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IBBY’s Journal Bookbird: a Journal of International Children’s Literature is looking for a new editor or editorial team. If you think this could be you, find out more details here.

Upcoming events

Let’s talk about sex in YA
University of Cambridge
3-7 May 2021
Join delegates from around the world in a week of live online events discussing sex in young adult literature. Of particular interest to WKL fans is Dr Lisa Chu Shen’s talk about Femininity and Masculinity in Contemporary Chinese Children’s Literature.
Full event. Register via Eventbrite

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Translation outreach in schools and the move online
Wednesday 5 May, 6-7.30pm UK BST
Sophie Heywood from CBCP and Suzanne Graham from the Centre for Literacy and Multilingualism, in partnership with Outside in World, are co-convening an online panel event on ‘Translation outreach in schools and the move online’. 
Speakers: Sarah Ardizzone (Translator, critic and journalist), Charlotte Ryland (Director, Stephen Spender Trust), Gitanjali Patel (Director, Shadow Heroes), Greet Pauwelijn (Book Island Publisher). Chair: Clémentine Beauvais (Author, academic and translator, University of York).
Full details and registration

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Five Leaves Bookshop – Diversity in children’s literature series
Children’s Literature in Translation
World Kid Lit Co-Editors Ruth Ahmedzai Kemp and Claire Storey along with Emma Wright of The Emma Press talk to Deirdre O’Byrne about the importance of translating children’s books.
Free entry. Register via Eventbrite.

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Asian Festival of Children’s Content, held annually in Singapore, is possible to attend virtually this year (in late May) with an early bird discount available through this Friday, April 30.

As shown on afcc.com.sg, this year’s speakers will include children’s book translators Lawrence Schimel, Helen Wang, Mariko Nagai and Avery Udagawa Fisher.

New Releases for May

Bibi & Miyu #2 by Olive Vieweg and Hirara Natsume, translated by Nanette McGuinness ~ Tokyopop [Originally in German / Germany]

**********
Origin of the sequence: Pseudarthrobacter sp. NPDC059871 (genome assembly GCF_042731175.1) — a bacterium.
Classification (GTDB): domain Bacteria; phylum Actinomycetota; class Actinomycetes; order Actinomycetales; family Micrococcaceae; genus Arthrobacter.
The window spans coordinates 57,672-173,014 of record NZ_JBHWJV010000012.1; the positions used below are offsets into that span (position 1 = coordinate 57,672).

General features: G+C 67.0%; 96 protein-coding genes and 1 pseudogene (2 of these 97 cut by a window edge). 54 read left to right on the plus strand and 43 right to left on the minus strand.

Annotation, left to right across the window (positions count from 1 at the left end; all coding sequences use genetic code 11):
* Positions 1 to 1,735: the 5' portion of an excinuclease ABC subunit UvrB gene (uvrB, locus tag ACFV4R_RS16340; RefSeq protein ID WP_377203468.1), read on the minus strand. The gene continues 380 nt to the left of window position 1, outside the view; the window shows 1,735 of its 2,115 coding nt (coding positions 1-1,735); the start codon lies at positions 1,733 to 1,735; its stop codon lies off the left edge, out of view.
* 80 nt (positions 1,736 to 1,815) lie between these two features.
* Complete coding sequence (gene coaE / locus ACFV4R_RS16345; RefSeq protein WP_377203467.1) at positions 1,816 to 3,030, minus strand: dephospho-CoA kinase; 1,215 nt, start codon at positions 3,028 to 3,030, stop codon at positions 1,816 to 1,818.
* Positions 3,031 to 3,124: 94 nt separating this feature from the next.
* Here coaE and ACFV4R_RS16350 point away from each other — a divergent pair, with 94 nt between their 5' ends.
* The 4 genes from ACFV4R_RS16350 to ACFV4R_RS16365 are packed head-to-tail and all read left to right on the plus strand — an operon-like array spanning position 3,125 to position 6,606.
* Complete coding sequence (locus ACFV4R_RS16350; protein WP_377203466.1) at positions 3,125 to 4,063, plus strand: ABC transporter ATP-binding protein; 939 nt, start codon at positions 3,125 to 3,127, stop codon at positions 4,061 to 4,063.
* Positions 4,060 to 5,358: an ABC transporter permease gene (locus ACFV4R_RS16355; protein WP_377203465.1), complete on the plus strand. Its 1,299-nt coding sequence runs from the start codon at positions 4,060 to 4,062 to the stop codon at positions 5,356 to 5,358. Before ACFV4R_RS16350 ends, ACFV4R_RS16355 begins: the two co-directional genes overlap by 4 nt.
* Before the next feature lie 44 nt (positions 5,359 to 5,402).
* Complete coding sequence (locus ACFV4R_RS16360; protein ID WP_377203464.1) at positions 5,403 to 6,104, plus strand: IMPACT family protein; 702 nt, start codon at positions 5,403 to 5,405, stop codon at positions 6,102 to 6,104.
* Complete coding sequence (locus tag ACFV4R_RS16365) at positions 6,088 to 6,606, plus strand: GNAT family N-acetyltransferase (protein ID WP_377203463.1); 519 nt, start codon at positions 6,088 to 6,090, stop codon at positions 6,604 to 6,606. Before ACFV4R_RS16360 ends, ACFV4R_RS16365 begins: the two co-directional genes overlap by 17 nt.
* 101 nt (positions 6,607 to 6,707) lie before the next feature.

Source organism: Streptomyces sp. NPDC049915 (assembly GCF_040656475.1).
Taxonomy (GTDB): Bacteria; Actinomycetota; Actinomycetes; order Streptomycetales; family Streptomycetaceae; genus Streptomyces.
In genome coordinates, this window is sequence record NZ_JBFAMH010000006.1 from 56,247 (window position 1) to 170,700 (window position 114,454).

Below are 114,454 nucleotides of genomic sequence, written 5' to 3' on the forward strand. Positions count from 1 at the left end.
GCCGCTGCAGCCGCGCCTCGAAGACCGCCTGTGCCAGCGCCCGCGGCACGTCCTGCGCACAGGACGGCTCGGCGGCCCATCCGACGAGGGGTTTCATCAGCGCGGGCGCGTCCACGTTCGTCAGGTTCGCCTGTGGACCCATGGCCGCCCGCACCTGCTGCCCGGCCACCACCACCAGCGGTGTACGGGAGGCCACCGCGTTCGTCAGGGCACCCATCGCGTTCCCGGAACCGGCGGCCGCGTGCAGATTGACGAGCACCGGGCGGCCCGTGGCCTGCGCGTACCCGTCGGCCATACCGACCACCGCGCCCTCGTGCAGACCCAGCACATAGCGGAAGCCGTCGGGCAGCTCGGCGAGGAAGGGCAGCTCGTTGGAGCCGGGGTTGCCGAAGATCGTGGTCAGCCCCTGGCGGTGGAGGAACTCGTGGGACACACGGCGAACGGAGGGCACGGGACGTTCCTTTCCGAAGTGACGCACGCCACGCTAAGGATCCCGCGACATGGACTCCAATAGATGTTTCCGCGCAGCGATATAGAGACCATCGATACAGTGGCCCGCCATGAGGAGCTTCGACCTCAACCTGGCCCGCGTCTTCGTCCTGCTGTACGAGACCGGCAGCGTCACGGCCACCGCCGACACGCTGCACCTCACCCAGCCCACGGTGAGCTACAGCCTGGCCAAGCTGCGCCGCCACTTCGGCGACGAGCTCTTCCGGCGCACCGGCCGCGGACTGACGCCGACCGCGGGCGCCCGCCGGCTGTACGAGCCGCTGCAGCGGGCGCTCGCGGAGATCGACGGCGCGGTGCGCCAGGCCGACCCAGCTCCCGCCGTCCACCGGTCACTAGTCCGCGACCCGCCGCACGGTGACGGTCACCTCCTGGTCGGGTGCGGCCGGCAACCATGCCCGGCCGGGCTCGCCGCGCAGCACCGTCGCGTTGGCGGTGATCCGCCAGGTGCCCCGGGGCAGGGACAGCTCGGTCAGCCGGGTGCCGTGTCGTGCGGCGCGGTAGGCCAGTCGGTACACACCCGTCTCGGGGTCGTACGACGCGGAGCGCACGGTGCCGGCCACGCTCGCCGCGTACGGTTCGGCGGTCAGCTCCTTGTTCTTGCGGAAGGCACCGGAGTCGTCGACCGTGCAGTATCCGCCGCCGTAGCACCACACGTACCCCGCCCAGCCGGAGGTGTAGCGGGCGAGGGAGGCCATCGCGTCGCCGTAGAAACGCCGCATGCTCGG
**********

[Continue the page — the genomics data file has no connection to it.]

Chirri & Chirra: The Rainy Day by Kaya Doi, translated by David Boyd ~ Enchanted Lion [Originally in Japanese / Japan]

Grasshopper by Tatiana Ukhova ~ Greystone / Aldana Libros [Wordless, from Russia]

Juan Hormiga by Gustavo Roldán, translated by Robert Croll ~ Elsewhere Editions [Spanish / Argentina]

Little Fox: Playing in the Forest by Marja Baeten, illustrated by Annemiek Borsboom, translator not known ~ Clavis [Dutch / Netherlands]

Maxy survives the hurricane / Maxy sobrevive el huracán by Ricia Anne Chansky and Yarelis Marcial Acevado, illustrated by Olga Barinova ~ Arte Público / Piñata [Bilingual English – Spanish]

My story of Cinco de Mayo / Mi versión del Cinco de Mayo by José Angel Gutierrez ~ Arte Público / Piñata [Bilingual English – Spanish]

Raulito the First Latino Governor of Arizona / El primer gobernador Latino de Arizona by Roni Capin Riviera-Ashford ~ Arte Público / Piñata [Bilingual English-Spanish]

Un tren llamado esperanza / A train called Hope by Mario Bencastro, illustrated by Robert Casilla ~ Arte Público / Piñata [Bilingual English – Spanish]

Pitter Patter goes the rain by Ellen DeLange, illustrated by Anna Lindsten, translator not mentioned ~ Clavis [Dutch / Netherlands]

Birds and Ocean Animals by Motomitsu Maehara ~ Blue Dot [Multilingual – Japan]

The Missing Potty by Anita Bijsterbosch ~ Clavis [Dutch / Netherlands]

The Most Beautiful Story by Brynjulf Jung Tjønn, illustrated by Øyvind Torseter, translated by Kari Dickson ~ Enchanted Lion [Norwegian / Norway]

Who is shrieking so early? by Ellen Delange, illustrated by Zafouko Yamamoto ~ Clavis [Dutch / Netherlands]

The Magical Bookshop by Katja Frixe, illustrated by Florentine Prechtel, translated by Ruth Ahmedzai Kemp ~ Oneworld / Rock the Boat [German/Germany]

If you’ve got anything to add to next month’s round-up, please email us worldkidlit@gmail.com.